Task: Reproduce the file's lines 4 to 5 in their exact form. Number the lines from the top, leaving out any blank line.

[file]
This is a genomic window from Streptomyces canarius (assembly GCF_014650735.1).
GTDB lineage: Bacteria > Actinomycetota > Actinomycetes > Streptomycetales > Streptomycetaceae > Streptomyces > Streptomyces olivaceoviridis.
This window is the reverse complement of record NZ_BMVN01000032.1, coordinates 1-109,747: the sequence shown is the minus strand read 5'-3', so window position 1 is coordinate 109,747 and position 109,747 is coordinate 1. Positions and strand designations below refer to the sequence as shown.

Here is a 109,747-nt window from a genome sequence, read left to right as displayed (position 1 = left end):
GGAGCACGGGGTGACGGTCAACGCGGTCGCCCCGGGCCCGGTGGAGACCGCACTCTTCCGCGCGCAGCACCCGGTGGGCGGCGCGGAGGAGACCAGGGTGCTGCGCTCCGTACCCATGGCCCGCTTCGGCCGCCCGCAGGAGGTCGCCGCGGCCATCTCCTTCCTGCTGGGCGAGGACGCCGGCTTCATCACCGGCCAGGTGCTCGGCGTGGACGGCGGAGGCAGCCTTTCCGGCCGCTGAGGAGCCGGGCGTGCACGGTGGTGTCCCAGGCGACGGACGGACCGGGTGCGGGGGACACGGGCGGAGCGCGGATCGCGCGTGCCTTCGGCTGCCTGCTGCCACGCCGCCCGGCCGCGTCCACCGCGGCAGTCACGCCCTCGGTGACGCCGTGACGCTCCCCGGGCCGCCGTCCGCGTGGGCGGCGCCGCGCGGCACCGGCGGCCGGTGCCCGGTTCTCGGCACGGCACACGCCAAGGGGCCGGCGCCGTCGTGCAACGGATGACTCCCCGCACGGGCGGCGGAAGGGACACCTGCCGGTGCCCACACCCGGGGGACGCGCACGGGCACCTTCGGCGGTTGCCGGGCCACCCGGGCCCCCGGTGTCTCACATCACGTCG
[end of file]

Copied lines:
Here is a 109,747-nt window from a genome sequence, read left to right as displayed (position 1 = left end):
GGAGCACGGGGTGACGGTCAACGCGGTCGCCCCGGGCCCGGTGGAGACCGCACTCTTCCGCGCGCAGCACCCGGTGGGCGGCGCGGAGGAGACCAGGGTGCTGCGCTCCGTACCCATGGCCCGCTTCGGCCGCCCGCAGGAGGTCGCCGCGGCCATCTCCTTCCTGCTGGGCGAGGACGCCGGCTTCATCACCGGCCAGGTGCTCGGCGTGGACGGCGGAGGCAGCCTTTCCGGCCGCTGAGGAGCCGGGCGTGCACGGTGGTGTCCCAGGCGACGGACGGACCGGGTGCGGGGGACACGGGCGGAGCGCGGATCGCGCGTGCCTTCGGCTGCCTGCTGCCACGCCGCCCGGCCGCGTCCACCGCGGCAGTCACGCCCTCGGTGACGCCGTGACGCTCCCCGGGCCGCCGTCCGCGTGGGCGGCGCCGCGCGGCACCGGCGGCCGGTGCCCGGTTCTCGGCACGGCACACGCCAAGGGGCCGGCGCCGTCGTGCAACGGATGACTCCCCGCACGGGCGGCGGAAGGGACACCTGCCGGTGCCCACACCCGGGGGACGCGCACGGGCACCTTCGGCGGTTGCCGGGCCACCCGGGCCCCCGGTGTCTCACATCACGTCG